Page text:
VW Karmann Ghia 1974
From Wikipedia The Type 14 debuted at the October 1953 Paris Auto Show as a styling concept created for Ghia by Luigi Segre. In the early 1950s, Volkswagen was producing its economy car, the Type 1 (Beetle). With an increase in post-war standards of living, executives at Volkswagen proposed adding a halo car to its model range, contracting with German coachbuilder Karmann for its manufacture. Karmann in turn contracted the Italian firm Ghia, who adapted styling themes previously explored for Chrysler and Studebaker to a Beetle floorpan widened by 12 in (300 mm). In contrast to the Beetle's machine welded-body with bolt-on fenders, the Karmann Ghia's body panels were butt-welded, hand-shaped and smoothed with English pewter in a time-consuming process commensurate with higher-end manufacturers -- and resulting in the Karmann Ghia's higher price. The design and prototype were well received by Volkswagen executives, and in August 1955 the first Type 14 was manufactured in Osnabrück, Germany. Public reaction to the Type 14 exceeded expectations, with over 10,000 sold in the first year. VW Karmann Ghia Cabriolet The Type 14 was marketed as a practical and stylish 2+2 rather than as a true sports car. As they shared engines, the Type 14's engine displacement grew concurrently with the Type 1 (Beetle), ultimately arriving at a displacement of 1584 cc, producing 60 hp (45 kW). In August 1957, Volkswagen introduced a convertible version of the Karmann Ghia. Exterior changes in 1961 included wider and finned front grilles, taller and more rounded rear taillights and headlights relocated to a higher position -- with previous models and their lower headlight placement called lowlights. The Italian designer Sergio Sartorelli, designer of Type 34, oversaw the various restylings of Type 14. In 1970, larger taillights integrated the reversing lights and larger wrap-around turn signals. Still larger and wider taillights increased side visibility and at the same time large square-section bumpers replaced the smooth round originals. For the USA model only, 1973 modifications mandated by the National Highway Traffic Safety Administration (NHTSA) included energy-absorbing bumpers. A carpeted package shelf replaced the rear seat.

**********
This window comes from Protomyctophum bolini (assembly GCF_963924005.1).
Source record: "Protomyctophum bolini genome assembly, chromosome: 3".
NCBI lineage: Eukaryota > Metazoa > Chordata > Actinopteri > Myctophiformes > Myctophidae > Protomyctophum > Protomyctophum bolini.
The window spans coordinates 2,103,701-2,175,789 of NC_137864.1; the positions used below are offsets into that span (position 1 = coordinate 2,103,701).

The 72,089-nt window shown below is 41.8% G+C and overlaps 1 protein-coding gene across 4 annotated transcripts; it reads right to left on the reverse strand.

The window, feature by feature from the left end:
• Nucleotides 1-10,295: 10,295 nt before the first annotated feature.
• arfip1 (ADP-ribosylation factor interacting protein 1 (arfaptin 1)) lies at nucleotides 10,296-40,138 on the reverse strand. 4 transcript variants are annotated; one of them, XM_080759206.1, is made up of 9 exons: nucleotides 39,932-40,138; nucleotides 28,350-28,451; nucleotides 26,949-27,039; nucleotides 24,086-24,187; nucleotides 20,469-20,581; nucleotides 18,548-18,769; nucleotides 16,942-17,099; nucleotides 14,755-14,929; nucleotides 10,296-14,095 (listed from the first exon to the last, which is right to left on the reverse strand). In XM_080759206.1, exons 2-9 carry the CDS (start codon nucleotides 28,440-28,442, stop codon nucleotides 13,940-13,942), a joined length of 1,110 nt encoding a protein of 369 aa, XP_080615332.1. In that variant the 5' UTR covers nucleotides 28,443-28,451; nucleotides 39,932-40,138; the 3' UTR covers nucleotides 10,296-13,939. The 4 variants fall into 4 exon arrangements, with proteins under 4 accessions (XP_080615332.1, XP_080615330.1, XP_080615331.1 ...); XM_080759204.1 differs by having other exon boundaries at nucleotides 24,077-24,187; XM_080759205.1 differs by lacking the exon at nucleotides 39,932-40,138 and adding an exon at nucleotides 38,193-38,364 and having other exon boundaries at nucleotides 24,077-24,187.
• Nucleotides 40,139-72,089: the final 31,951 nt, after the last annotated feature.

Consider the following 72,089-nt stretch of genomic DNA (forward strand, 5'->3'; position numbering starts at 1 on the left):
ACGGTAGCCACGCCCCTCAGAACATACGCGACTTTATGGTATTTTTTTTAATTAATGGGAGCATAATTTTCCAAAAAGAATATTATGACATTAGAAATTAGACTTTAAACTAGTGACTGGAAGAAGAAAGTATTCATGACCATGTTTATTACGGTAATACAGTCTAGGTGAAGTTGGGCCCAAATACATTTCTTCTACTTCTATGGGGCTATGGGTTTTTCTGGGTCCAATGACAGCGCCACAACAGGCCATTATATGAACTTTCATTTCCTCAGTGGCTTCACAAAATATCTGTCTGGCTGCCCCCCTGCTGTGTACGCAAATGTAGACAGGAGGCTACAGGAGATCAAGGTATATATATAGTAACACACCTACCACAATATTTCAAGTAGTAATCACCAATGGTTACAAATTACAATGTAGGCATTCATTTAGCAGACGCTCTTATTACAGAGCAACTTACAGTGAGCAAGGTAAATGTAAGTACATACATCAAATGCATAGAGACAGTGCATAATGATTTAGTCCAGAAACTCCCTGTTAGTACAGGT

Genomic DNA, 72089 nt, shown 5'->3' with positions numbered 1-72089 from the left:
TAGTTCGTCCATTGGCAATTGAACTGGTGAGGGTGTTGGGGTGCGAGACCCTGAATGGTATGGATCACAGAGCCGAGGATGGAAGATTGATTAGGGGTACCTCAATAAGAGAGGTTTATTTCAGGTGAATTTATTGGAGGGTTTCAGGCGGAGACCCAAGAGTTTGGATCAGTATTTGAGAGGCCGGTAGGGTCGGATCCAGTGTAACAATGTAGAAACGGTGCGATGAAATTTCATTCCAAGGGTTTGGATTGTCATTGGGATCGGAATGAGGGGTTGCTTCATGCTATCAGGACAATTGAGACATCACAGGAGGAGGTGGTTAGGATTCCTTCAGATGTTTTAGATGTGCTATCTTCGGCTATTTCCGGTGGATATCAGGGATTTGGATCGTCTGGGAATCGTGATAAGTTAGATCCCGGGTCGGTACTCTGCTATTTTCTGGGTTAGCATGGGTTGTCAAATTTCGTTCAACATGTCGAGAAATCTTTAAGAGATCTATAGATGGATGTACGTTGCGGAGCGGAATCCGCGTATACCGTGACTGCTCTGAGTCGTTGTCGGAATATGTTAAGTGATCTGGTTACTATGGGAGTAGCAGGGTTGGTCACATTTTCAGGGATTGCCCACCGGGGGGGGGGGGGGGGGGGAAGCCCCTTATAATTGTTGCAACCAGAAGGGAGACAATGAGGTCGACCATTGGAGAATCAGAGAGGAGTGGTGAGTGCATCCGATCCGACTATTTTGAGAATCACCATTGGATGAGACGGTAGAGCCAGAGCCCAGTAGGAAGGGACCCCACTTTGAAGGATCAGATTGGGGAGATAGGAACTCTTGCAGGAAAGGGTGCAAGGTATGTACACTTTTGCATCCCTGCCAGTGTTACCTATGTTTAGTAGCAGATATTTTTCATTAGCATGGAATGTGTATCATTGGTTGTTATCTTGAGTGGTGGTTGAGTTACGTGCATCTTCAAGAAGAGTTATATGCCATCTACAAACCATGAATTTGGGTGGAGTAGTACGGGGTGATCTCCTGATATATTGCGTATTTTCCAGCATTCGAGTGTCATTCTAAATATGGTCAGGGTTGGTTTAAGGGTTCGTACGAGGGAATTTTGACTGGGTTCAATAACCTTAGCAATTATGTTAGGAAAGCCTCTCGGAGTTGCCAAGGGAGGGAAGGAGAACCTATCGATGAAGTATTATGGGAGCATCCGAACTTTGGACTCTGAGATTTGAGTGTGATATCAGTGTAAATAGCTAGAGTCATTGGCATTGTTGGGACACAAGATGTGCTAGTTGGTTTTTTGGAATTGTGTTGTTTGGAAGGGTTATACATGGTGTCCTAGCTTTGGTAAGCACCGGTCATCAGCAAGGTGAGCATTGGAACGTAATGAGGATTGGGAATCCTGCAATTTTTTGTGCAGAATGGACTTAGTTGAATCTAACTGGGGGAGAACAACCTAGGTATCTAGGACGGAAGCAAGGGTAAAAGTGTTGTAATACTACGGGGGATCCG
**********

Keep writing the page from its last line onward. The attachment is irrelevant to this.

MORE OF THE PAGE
1969 Karmann Ghia Coupe Restored by House of Ghia
Here is an example of the work we do here at House of Ghia restorations. I will be posting the details of this restoration on the HoG website soon with progress pics. www.house-of-ghia.com
1974 Karmann Ghia Convertible Top Restoration- Karmann Classics
Visit www.Karmann-Classics.com for more details!
1971 Volkswagen Karmann Ghia Engine Start
First time starting up the 2333 cc engine (91x84mm) that I installed in my wife's freshly restored 1971 Volkswagen Karmann Ghia convertible. Yes, I know my coil is installed upside-down. The after-market wire harness was installed with too little slack to reach a downward-pointing coil. This is temporary.